It is very tricky to remove tannins from well water as there is no guaranteed solution. You should check at first if the tannins are the culprit. To test for tannins, you need to rake the leaves on the floor outside your home.
Wait for around a week and check if the water is still brown. If the leaves have cleared up, then tannins are the reason behind brown well water. So, you should keep raking the leaves outside your home to remove tannins.
Even after that, some tannin finds its way to the aquifer. You’ll need to invest more to remove tannins entirely. You can invest in a reverse osmosis system, Ion exchange system, or an oxidation system. In these processes, you’ll need expert help to do the plumbing.
4. Replacing Galvanized Pipes
As mentioned, hot water can also cause brown well water. If only hot water is the only reason your water heater requires immediate maintenance. Sometimes cold water minimizes this problem.
If the brown water continues to pour out of your taps, then you may need to replace the galvanized pipes. You’ll need to replace galvanized pipes with corrosion-resistant copper. At this moment, you need a trained plumber.
The plumber can only figure out the fault in your plumbing system. If galvanized pipes are not the problem, you should check for any disturbance along the main water line. It may take some time for your water quality to be like before.
5. Removing Rust
The interior of the pipes could be rusty over time. It falls into the water with the water pressure, which causes it to turn dark brown. Before you remove the rust, you need to check all your taps. Check whether water from all your taps is releasing brown water or not.
If the water turns brown in any specific tap, then rust is the reason behind this. The pipes containing water for that particular tap needs maintenance. It would help if you replaced that specific pipe releasing brown water. Ask for the plumber’s help to do this job.
However, a water heater could also be the reason for rust. If the tap releasing hot water contains brown water, your water heater is the culprit. Replace the water heater or do immediate maintenance.
Using a water softener is another effective way to remove rust. Water softener adds salt into the well water and removes rust. Also, you can combine a rust remover enhancement along with a water softener. It removes the rust gathered in the softener’s regeneration process.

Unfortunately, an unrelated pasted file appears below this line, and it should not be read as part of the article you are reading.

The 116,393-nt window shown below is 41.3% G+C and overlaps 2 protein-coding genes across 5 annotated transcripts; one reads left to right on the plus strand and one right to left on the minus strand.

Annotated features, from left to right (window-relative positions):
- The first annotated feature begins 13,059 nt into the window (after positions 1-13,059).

6. Removing Slit
The slit can find its way to your well water and turns the muddy water brown. The slit is basically dissolved solids. It could lead to health issues and pump failures based on the sediment composition. How to understand if sediment is the reason for slit?
Take a glass of water and let it rest for a few hours. If there is any sediment, it will rest at the bottom of the glass. Usually, slit enters through the ground disturbances, which can be removed easily.
If slits sit at the bottom of the water, the reason could be that your pump is too low. The pump sucks up the sediments resting at the bottom. Here the brown well water fix is to move the pump higher.
How Long It Takes to Clear Up Brown Well Water?
It is hard to tell, as each situation is different. Usually, it takes around four to eight hours to clear up the well water. You shouldn’t use hot water until the water is clear. Thus, sediment remains out of your well water.
Brown well water is an extreme threat to laundry and kitchen appliances. It stains everything in your household literally. That’s why it is essential to know how to get rid of brown well water. Thankfully, now you’ll get to figure out the reason behind this as well as the possible solution.
While brown water doesn’t pose any health threat, you can boil this water in the meantime. Or else, you may want to switch to bottled water until this issue is solved. Also, do not use the washing machine with the brown water problem.
Hi, I’m Julia Mitchell and through this blog I want to put forward all my experiences and expertise to help you find the best kitchen items possible. I have been working in research and development of kitchen tools for the last three decades. Throughout my professional career I have come across various kitchen products and I use that experience to assist people in getting ideal kitchen items for their requirements. If you have any further doubt, you can email us and we will get in touch with you immediately.